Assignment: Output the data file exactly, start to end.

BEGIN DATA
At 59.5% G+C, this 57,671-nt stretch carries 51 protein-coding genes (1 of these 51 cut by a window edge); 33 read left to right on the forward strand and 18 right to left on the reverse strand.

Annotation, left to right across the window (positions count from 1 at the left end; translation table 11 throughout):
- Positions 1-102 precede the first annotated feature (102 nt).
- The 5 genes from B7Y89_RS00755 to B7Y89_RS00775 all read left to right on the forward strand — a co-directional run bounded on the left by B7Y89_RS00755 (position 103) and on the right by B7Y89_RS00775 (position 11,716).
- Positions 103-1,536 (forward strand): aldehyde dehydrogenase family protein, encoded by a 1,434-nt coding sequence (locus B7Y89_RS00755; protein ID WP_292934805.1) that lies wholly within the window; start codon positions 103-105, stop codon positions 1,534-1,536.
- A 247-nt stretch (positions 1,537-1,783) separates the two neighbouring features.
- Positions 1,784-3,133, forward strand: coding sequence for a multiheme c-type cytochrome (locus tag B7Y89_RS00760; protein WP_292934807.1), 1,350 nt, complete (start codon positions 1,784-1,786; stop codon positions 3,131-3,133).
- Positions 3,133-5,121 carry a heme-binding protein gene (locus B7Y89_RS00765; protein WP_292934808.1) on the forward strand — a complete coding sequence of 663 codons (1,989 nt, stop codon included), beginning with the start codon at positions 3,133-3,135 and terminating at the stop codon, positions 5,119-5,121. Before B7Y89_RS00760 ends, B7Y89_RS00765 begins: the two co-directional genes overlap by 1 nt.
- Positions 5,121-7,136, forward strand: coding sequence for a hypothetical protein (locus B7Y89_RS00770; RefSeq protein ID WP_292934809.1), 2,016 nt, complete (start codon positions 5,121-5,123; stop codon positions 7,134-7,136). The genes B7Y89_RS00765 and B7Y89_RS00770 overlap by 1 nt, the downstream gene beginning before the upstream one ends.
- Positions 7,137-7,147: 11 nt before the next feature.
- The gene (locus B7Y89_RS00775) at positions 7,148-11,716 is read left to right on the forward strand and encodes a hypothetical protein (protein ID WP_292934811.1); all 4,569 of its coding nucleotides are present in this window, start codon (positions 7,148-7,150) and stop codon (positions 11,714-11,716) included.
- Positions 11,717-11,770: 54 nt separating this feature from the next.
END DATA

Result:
At 59.5% G+C, this 57,671-nt stretch carries 51 protein-coding genes (1 of these 51 cut by a window edge); 33 read left to right on the forward strand and 18 right to left on the reverse strand.

Annotation, left to right across the window (positions count from 1 at the left end; translation table 11 throughout):
- Positions 1-102 precede the first annotated feature (102 nt).
- The 5 genes from B7Y89_RS00755 to B7Y89_RS00775 all read left to right on the forward strand — a co-directional run bounded on the left by B7Y89_RS00755 (position 103) and on the right by B7Y89_RS00775 (position 11,716).
- Positions 103-1,536 (forward strand): aldehyde dehydrogenase family protein, encoded by a 1,434-nt coding sequence (locus B7Y89_RS00755; protein ID WP_292934805.1) that lies wholly within the window; start codon positions 103-105, stop codon positions 1,534-1,536.
- A 247-nt stretch (positions 1,537-1,783) separates the two neighbouring features.
- Positions 1,784-3,133, forward strand: coding sequence for a multiheme c-type cytochrome (locus tag B7Y89_RS00760; protein WP_292934807.1), 1,350 nt, complete (start codon positions 1,784-1,786; stop codon positions 3,131-3,133).
- Positions 3,133-5,121 carry a heme-binding protein gene (locus B7Y89_RS00765; protein WP_292934808.1) on the forward strand — a complete coding sequence of 663 codons (1,989 nt, stop codon included), beginning with the start codon at positions 3,133-3,135 and terminating at the stop codon, positions 5,119-5,121. Before B7Y89_RS00760 ends, B7Y89_RS00765 begins: the two co-directional genes overlap by 1 nt.
- Positions 5,121-7,136, forward strand: coding sequence for a hypothetical protein (locus B7Y89_RS00770; RefSeq protein ID WP_292934809.1), 2,016 nt, complete (start codon positions 5,121-5,123; stop codon positions 7,134-7,136). The genes B7Y89_RS00765 and B7Y89_RS00770 overlap by 1 nt, the downstream gene beginning before the upstream one ends.
- Positions 7,137-7,147: 11 nt before the next feature.
- The gene (locus B7Y89_RS00775) at positions 7,148-11,716 is read left to right on the forward strand and encodes a hypothetical protein (protein ID WP_292934811.1); all 4,569 of its coding nucleotides are present in this window, start codon (positions 7,148-7,150) and stop codon (positions 11,714-11,716) included.
- Positions 11,717-11,770: 54 nt separating this feature from the next.